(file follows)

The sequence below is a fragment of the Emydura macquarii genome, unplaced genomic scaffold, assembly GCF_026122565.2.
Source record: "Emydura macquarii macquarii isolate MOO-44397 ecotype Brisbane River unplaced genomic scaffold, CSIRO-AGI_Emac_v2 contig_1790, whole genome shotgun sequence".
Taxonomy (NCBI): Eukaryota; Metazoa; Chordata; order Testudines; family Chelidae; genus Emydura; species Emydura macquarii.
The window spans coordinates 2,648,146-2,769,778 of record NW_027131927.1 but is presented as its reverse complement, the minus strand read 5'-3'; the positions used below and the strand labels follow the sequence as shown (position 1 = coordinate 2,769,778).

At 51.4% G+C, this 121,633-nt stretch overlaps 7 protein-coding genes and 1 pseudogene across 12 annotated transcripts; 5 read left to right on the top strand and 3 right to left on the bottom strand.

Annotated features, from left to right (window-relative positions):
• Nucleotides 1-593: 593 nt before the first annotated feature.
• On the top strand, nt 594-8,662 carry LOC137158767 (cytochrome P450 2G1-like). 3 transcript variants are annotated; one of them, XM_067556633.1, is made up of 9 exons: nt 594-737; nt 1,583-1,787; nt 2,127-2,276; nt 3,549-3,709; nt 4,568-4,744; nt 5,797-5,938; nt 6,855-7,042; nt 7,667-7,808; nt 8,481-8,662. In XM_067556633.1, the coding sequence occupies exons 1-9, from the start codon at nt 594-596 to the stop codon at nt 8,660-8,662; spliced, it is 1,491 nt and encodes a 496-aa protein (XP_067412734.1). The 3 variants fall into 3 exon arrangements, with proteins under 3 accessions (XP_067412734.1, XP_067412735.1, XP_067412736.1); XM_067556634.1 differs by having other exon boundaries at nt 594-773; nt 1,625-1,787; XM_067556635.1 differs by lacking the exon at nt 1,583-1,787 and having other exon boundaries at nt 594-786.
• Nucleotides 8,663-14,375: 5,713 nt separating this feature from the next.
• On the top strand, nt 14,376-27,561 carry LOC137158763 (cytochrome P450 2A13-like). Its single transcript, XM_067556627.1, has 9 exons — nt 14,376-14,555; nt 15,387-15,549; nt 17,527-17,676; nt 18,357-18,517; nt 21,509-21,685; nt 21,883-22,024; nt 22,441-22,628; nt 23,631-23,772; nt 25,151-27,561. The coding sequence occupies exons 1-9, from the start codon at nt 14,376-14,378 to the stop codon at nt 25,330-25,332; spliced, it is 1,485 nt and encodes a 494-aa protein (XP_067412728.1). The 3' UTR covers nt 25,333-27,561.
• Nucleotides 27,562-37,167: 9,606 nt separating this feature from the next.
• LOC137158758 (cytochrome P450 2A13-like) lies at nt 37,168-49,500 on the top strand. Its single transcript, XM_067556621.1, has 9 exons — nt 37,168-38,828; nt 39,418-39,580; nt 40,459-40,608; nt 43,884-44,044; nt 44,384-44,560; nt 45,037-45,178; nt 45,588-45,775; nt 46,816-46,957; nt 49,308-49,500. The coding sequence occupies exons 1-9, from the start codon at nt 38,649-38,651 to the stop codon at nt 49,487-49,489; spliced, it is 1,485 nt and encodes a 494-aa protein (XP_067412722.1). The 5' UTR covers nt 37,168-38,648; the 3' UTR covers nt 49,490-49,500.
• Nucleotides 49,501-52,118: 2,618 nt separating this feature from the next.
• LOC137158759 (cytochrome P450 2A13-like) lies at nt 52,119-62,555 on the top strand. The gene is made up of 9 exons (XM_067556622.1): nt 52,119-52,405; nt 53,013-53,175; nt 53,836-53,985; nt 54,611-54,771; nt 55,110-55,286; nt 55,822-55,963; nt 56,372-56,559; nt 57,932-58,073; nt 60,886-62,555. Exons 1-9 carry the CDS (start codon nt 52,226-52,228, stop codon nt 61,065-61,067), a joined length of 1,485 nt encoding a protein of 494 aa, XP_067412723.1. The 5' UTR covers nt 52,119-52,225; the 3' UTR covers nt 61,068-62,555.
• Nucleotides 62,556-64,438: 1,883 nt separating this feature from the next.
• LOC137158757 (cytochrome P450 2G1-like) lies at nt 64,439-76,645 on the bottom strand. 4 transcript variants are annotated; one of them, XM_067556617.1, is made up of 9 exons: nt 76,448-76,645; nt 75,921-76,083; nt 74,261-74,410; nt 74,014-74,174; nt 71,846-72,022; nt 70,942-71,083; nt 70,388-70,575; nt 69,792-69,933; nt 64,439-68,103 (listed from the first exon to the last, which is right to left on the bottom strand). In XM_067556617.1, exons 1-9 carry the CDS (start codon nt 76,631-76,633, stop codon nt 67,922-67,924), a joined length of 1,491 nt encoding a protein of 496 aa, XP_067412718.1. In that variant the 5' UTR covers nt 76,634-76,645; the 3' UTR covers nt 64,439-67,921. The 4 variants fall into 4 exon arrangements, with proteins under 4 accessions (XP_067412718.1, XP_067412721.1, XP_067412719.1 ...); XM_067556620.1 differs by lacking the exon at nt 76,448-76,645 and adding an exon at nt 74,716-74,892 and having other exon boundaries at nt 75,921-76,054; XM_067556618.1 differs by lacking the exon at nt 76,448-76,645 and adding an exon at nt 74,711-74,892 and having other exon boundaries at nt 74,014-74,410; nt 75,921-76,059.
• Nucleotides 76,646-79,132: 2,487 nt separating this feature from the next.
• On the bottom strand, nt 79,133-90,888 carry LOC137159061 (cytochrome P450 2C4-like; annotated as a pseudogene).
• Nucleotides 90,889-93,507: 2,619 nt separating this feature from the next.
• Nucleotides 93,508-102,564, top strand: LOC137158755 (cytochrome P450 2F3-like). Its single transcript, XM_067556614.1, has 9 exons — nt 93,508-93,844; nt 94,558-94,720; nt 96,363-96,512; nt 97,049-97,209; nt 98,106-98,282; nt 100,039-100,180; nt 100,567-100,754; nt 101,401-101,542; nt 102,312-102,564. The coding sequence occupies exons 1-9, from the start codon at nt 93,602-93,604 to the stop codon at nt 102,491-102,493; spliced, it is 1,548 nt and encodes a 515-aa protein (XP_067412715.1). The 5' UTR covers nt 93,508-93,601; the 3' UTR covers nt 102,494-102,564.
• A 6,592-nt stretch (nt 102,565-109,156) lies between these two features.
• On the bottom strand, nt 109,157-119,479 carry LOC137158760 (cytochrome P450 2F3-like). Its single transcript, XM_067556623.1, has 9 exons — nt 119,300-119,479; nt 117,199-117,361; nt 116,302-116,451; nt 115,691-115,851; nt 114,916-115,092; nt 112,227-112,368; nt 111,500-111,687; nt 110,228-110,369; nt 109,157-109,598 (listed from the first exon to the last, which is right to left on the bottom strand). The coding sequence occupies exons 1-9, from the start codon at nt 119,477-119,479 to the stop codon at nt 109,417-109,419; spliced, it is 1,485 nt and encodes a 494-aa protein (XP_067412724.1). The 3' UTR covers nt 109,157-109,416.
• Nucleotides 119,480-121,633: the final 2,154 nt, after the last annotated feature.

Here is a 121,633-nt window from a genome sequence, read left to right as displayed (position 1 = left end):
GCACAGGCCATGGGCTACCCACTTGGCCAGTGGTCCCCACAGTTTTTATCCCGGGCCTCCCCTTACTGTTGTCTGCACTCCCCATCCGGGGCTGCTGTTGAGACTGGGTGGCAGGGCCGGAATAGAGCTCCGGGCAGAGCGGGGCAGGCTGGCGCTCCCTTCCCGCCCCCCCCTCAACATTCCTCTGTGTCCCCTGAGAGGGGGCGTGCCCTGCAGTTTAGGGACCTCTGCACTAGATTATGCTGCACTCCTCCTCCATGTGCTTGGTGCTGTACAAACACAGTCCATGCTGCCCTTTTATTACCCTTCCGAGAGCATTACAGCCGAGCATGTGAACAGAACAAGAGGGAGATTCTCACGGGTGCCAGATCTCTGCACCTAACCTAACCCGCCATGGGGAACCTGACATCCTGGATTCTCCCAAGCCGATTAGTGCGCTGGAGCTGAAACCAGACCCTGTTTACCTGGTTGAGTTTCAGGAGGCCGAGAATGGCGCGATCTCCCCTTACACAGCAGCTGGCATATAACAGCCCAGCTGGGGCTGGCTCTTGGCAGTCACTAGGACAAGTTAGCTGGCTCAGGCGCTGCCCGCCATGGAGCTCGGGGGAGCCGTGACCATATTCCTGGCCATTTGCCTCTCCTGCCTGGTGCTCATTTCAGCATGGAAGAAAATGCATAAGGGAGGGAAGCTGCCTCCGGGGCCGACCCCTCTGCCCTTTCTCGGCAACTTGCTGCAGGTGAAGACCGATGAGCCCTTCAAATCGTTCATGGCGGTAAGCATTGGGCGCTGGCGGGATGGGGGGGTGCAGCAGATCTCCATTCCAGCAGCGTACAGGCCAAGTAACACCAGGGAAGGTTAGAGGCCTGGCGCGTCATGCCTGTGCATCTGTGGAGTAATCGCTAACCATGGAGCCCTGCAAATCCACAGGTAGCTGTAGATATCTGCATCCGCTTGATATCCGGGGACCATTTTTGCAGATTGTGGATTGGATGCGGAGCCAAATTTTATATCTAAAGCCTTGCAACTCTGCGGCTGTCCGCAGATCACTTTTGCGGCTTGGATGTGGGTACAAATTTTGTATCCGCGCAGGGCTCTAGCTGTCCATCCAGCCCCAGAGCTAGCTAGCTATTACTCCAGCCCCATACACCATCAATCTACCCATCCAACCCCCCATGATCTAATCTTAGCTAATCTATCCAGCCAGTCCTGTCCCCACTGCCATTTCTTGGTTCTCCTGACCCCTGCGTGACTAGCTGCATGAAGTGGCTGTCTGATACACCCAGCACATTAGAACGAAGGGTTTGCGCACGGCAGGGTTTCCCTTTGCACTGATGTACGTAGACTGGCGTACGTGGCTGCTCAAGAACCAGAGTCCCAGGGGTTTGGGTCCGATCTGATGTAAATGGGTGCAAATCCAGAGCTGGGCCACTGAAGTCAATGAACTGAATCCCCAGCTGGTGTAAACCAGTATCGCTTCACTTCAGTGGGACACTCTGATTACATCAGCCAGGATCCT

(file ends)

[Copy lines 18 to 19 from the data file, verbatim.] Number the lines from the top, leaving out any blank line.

• On the bottom strand, nt 79,133-90,888 carry LOC137159061 (cytochrome P450 2C4-like; annotated as a pseudogene).
• Nucleotides 90,889-93,507: 2,619 nt separating this feature from the next.